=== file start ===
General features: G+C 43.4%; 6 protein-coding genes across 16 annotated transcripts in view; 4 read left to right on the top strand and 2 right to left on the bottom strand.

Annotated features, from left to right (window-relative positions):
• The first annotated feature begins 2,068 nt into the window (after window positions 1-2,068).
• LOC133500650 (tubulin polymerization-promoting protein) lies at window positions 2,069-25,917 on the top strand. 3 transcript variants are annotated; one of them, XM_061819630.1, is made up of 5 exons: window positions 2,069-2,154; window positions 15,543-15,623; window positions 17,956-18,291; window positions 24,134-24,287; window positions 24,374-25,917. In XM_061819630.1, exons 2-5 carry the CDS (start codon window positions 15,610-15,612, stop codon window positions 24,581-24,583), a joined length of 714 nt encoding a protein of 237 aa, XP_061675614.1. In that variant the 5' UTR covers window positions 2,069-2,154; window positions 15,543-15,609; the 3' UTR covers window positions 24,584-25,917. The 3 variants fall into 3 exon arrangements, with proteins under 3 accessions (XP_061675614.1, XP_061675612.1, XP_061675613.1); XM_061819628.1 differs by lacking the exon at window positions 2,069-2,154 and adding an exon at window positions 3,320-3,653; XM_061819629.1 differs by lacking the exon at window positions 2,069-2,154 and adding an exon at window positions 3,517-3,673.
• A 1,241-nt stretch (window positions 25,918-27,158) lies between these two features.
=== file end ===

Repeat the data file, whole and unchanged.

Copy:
General features: G+C 43.4%; 6 protein-coding genes across 16 annotated transcripts in view; 4 read left to right on the top strand and 2 right to left on the bottom strand.

Annotated features, from left to right (window-relative positions):
• The first annotated feature begins 2,068 nt into the window (after window positions 1-2,068).
• LOC133500650 (tubulin polymerization-promoting protein) lies at window positions 2,069-25,917 on the top strand. 3 transcript variants are annotated; one of them, XM_061819630.1, is made up of 5 exons: window positions 2,069-2,154; window positions 15,543-15,623; window positions 17,956-18,291; window positions 24,134-24,287; window positions 24,374-25,917. In XM_061819630.1, exons 2-5 carry the CDS (start codon window positions 15,610-15,612, stop codon window positions 24,581-24,583), a joined length of 714 nt encoding a protein of 237 aa, XP_061675614.1. In that variant the 5' UTR covers window positions 2,069-2,154; window positions 15,543-15,609; the 3' UTR covers window positions 24,584-25,917. The 3 variants fall into 3 exon arrangements, with proteins under 3 accessions (XP_061675614.1, XP_061675612.1, XP_061675613.1); XM_061819628.1 differs by lacking the exon at window positions 2,069-2,154 and adding an exon at window positions 3,320-3,653; XM_061819629.1 differs by lacking the exon at window positions 2,069-2,154 and adding an exon at window positions 3,517-3,673.
• A 1,241-nt stretch (window positions 25,918-27,158) lies between these two features.